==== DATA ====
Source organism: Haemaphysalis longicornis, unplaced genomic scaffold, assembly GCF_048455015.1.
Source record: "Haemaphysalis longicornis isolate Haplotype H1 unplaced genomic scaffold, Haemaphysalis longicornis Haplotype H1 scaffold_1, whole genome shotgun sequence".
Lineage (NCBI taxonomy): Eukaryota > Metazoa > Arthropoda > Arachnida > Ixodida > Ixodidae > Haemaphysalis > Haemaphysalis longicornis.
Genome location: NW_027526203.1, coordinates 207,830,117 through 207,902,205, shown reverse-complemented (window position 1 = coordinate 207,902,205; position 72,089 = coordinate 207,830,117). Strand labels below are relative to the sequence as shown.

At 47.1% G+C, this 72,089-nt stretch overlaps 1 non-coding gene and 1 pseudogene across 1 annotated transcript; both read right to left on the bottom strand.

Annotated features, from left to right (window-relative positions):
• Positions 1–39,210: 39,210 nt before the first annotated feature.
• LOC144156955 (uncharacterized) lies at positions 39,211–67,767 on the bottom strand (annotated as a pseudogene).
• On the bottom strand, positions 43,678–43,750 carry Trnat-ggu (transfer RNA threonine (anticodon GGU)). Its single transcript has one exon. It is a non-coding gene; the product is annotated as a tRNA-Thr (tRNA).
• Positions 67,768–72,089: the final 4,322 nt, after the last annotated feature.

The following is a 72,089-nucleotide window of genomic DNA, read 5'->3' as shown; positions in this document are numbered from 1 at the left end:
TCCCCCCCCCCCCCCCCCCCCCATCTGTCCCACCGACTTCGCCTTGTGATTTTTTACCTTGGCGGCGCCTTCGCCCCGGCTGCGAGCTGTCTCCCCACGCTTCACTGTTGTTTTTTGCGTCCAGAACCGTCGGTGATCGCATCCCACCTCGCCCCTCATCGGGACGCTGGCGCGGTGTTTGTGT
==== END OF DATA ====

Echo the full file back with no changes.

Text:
Source organism: Haemaphysalis longicornis, unplaced genomic scaffold, assembly GCF_048455015.1.
Source record: "Haemaphysalis longicornis isolate Haplotype H1 unplaced genomic scaffold, Haemaphysalis longicornis Haplotype H1 scaffold_1, whole genome shotgun sequence".
Lineage (NCBI taxonomy): Eukaryota > Metazoa > Arthropoda > Arachnida > Ixodida > Ixodidae > Haemaphysalis > Haemaphysalis longicornis.
Genome location: NW_027526203.1, coordinates 207,830,117 through 207,902,205, shown reverse-complemented (window position 1 = coordinate 207,902,205; position 72,089 = coordinate 207,830,117). Strand labels below are relative to the sequence as shown.

At 47.1% G+C, this 72,089-nt stretch overlaps 1 non-coding gene and 1 pseudogene across 1 annotated transcript; both read right to left on the bottom strand.

Annotated features, from left to right (window-relative positions):
• Positions 1–39,210: 39,210 nt before the first annotated feature.
• LOC144156955 (uncharacterized) lies at positions 39,211–67,767 on the bottom strand (annotated as a pseudogene).
• On the bottom strand, positions 43,678–43,750 carry Trnat-ggu (transfer RNA threonine (anticodon GGU)). Its single transcript has one exon. It is a non-coding gene; the product is annotated as a tRNA-Thr (tRNA).
• Positions 67,768–72,089: the final 4,322 nt, after the last annotated feature.

The following is a 72,089-nucleotide window of genomic DNA, read 5'->3' as shown; positions in this document are numbered from 1 at the left end:
TCCCCCCCCCCCCCCCCCCCCCATCTGTCCCACCGACTTCGCCTTGTGATTTTTTACCTTGGCGGCGCCTTCGCCCCGGCTGCGAGCTGTCTCCCCACGCTTCACTGTTGTTTTTTGCGTCCAGAACCGTCGGTGATCGCATCCCACCTCGCCCCTCATCGGGACGCTGGCGCGGTGTTTGTGT